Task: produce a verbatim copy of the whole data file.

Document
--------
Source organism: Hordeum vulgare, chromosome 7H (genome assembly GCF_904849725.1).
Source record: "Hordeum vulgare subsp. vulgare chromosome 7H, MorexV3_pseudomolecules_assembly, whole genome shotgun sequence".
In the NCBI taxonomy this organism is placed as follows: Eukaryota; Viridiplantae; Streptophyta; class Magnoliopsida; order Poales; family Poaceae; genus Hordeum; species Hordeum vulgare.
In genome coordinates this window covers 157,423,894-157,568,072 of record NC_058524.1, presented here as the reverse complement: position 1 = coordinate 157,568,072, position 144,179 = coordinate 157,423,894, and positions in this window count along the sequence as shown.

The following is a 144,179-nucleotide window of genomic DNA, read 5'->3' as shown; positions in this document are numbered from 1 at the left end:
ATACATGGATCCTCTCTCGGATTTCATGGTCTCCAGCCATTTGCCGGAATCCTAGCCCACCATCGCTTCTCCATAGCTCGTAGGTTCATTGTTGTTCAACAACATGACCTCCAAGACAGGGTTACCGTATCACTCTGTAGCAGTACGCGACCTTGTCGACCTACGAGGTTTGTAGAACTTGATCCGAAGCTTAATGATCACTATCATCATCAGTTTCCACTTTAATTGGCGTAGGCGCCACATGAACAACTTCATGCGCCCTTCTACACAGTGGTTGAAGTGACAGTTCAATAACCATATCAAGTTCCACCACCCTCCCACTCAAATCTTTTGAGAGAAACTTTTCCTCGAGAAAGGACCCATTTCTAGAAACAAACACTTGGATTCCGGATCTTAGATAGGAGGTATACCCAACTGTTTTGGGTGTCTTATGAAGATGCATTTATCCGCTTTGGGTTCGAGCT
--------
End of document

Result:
Source organism: Hordeum vulgare, chromosome 7H (genome assembly GCF_904849725.1).
Source record: "Hordeum vulgare subsp. vulgare chromosome 7H, MorexV3_pseudomolecules_assembly, whole genome shotgun sequence".
In the NCBI taxonomy this organism is placed as follows: Eukaryota; Viridiplantae; Streptophyta; class Magnoliopsida; order Poales; family Poaceae; genus Hordeum; species Hordeum vulgare.
In genome coordinates this window covers 157,423,894-157,568,072 of record NC_058524.1, presented here as the reverse complement: position 1 = coordinate 157,568,072, position 144,179 = coordinate 157,423,894, and positions in this window count along the sequence as shown.

The following is a 144,179-nucleotide window of genomic DNA, read 5'->3' as shown; positions in this document are numbered from 1 at the left end:
ATACATGGATCCTCTCTCGGATTTCATGGTCTCCAGCCATTTGCCGGAATCCTAGCCCACCATCGCTTCTCCATAGCTCGTAGGTTCATTGTTGTTCAACAACATGACCTCCAAGACAGGGTTACCGTATCACTCTGTAGCAGTACGCGACCTTGTCGACCTACGAGGTTTGTAGAACTTGATCCGAAGCTTAATGATCACTATCATCATCAGTTTCCACTTTAATTGGCGTAGGCGCCACATGAACAACTTCATGCGCCCTTCTACACAGTGGTTGAAGTGACAGTTCAATAACCATATCAAGTTCCACCACCCTCCCACTCAAATCTTTTGAGAGAAACTTTTCCTCGAGAAAGGACCCATTTCTAGAAACAAACACTTGGATTCCGGATCTTAGATAGGAGGTATACCCAACTGTTTTGGGTGTCTTATGAAGATGCATTTATCCGCTTTGGGTTCGAGCT